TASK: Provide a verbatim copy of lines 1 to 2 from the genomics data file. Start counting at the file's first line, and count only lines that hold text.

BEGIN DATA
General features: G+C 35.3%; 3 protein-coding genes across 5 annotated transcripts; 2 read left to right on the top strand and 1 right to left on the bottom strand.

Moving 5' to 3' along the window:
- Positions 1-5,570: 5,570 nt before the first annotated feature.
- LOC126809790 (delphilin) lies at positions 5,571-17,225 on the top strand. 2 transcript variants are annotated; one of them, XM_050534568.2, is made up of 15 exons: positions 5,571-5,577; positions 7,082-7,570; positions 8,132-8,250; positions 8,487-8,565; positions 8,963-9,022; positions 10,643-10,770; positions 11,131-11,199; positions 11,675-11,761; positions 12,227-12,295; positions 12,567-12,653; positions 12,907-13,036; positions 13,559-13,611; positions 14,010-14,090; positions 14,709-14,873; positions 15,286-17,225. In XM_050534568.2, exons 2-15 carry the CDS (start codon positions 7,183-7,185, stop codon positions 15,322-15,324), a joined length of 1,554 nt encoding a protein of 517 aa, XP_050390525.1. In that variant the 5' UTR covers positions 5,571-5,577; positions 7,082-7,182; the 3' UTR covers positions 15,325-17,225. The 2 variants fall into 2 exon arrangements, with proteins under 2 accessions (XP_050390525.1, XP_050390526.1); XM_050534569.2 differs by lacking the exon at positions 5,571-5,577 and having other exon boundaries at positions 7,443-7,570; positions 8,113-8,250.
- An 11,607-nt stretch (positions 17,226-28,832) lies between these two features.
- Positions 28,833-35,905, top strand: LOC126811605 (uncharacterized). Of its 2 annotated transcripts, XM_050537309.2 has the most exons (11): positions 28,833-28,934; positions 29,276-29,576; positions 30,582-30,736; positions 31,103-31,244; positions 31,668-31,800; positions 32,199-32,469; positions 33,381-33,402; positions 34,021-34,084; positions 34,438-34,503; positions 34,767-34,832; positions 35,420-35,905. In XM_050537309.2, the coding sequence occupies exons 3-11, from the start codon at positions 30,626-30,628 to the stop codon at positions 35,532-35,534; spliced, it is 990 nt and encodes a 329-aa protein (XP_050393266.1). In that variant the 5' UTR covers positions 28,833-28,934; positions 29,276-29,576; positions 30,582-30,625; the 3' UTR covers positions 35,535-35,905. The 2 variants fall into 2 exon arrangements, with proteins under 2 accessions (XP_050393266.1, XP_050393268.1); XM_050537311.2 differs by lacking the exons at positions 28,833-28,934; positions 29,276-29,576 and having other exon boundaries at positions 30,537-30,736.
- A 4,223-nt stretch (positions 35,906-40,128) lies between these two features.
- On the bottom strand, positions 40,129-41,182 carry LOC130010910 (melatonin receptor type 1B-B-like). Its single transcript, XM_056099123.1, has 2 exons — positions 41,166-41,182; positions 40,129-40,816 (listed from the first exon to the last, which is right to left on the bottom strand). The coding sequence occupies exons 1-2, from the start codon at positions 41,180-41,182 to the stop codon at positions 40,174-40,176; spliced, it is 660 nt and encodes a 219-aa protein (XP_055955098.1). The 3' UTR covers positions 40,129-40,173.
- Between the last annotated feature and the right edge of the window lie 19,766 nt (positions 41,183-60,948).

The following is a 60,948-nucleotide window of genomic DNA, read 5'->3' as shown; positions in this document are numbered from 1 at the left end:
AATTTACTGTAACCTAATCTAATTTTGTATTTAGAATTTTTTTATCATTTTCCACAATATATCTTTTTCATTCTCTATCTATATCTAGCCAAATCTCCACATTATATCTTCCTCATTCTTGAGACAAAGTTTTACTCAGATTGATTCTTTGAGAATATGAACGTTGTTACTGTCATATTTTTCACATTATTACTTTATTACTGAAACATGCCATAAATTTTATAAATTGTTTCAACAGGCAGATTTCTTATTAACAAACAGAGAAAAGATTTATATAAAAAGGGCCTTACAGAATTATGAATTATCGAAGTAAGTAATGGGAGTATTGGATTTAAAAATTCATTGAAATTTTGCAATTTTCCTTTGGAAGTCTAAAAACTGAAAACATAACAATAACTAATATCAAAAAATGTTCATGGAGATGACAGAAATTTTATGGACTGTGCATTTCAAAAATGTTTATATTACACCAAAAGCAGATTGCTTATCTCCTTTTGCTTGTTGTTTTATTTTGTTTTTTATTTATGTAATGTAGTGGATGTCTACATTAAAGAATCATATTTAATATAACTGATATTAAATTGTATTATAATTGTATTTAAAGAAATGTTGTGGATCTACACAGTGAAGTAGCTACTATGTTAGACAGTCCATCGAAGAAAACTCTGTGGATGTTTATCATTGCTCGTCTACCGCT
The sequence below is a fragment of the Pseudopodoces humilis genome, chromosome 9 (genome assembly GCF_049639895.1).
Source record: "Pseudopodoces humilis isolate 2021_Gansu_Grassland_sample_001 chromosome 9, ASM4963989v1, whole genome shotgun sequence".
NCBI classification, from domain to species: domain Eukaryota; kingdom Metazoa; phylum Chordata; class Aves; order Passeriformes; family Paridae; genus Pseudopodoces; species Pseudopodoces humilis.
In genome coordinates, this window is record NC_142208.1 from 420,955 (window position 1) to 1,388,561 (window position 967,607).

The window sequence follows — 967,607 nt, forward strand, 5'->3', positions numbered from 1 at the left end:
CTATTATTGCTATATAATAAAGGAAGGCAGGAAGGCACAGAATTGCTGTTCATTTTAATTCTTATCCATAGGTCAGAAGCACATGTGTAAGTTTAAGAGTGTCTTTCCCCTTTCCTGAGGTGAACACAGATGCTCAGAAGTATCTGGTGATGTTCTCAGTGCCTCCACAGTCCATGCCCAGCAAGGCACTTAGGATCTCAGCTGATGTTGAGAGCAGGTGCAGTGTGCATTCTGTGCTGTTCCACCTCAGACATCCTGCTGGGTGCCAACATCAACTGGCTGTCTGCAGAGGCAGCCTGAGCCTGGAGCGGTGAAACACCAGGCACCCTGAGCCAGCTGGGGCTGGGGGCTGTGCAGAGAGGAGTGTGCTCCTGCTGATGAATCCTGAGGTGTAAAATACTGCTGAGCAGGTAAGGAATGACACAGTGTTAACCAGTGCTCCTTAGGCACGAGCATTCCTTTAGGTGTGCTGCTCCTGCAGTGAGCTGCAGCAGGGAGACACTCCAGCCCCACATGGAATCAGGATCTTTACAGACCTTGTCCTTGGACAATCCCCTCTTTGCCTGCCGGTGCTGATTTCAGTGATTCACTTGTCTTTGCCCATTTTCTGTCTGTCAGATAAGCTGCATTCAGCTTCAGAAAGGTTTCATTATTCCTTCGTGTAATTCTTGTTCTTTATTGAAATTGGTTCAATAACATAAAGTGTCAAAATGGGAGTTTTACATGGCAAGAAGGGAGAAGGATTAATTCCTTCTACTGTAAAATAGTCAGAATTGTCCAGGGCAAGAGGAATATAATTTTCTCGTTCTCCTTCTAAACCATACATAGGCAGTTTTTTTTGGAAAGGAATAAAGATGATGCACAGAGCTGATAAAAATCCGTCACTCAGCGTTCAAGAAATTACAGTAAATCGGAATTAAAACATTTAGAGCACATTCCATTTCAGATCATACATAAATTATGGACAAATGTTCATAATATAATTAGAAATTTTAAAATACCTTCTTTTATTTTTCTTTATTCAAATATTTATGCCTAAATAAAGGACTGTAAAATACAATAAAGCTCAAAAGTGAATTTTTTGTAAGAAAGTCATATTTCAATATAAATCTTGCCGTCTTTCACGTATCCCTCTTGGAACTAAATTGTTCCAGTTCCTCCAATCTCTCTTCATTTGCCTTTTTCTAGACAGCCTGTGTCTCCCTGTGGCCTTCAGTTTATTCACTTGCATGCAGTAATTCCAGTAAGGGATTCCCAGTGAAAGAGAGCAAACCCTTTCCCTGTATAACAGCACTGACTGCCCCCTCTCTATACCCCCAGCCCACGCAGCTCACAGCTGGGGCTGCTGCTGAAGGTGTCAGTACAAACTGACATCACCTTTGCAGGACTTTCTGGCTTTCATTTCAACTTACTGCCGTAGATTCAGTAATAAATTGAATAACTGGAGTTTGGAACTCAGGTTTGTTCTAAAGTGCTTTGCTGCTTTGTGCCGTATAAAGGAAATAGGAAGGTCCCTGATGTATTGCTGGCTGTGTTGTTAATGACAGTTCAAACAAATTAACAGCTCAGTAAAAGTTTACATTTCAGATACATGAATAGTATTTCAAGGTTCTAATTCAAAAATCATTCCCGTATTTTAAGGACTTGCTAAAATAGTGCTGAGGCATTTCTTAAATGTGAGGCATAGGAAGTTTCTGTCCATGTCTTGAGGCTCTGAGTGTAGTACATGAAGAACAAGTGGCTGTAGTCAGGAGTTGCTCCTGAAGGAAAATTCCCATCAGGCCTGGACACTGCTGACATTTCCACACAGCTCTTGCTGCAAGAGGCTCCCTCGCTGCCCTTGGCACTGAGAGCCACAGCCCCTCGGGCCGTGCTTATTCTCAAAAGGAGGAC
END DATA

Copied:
General features: G+C 35.3%; 3 protein-coding genes across 5 annotated transcripts; 2 read left to right on the top strand and 1 right to left on the bottom strand.

Moving 5' to 3' along the window: